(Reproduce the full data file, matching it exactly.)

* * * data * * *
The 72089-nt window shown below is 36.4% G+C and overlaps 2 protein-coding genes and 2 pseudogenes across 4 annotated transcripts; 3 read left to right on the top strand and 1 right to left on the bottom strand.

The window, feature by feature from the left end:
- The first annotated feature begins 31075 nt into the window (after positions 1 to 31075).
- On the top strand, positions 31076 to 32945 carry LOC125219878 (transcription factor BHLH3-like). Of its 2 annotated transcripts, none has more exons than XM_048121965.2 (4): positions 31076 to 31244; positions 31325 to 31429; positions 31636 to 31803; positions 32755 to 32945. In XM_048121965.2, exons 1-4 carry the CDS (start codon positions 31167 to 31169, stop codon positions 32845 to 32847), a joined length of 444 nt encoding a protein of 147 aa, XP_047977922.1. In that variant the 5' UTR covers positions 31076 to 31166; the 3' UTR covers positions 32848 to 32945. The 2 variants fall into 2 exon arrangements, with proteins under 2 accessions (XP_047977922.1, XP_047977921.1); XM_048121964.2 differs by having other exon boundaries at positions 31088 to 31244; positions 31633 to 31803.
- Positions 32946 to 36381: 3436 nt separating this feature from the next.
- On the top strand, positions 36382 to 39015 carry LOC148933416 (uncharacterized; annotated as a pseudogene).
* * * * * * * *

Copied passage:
The 72089-nt window shown below is 36.4% G+C and overlaps 2 protein-coding genes and 2 pseudogenes across 4 annotated transcripts; 3 read left to right on the top strand and 1 right to left on the bottom strand.

The window, feature by feature from the left end:
- The first annotated feature begins 31075 nt into the window (after positions 1 to 31075).
- On the top strand, positions 31076 to 32945 carry LOC125219878 (transcription factor BHLH3-like). Of its 2 annotated transcripts, none has more exons than XM_048121965.2 (4): positions 31076 to 31244; positions 31325 to 31429; positions 31636 to 31803; positions 32755 to 32945. In XM_048121965.2, exons 1-4 carry the CDS (start codon positions 31167 to 31169, stop codon positions 32845 to 32847), a joined length of 444 nt encoding a protein of 147 aa, XP_047977922.1. In that variant the 5' UTR covers positions 31076 to 31166; the 3' UTR covers positions 32848 to 32945. The 2 variants fall into 2 exon arrangements, with proteins under 2 accessions (XP_047977922.1, XP_047977921.1); XM_048121964.2 differs by having other exon boundaries at positions 31088 to 31244; positions 31633 to 31803.
- Positions 32946 to 36381: 3436 nt separating this feature from the next.
- On the top strand, positions 36382 to 39015 carry LOC148933416 (uncharacterized; annotated as a pseudogene).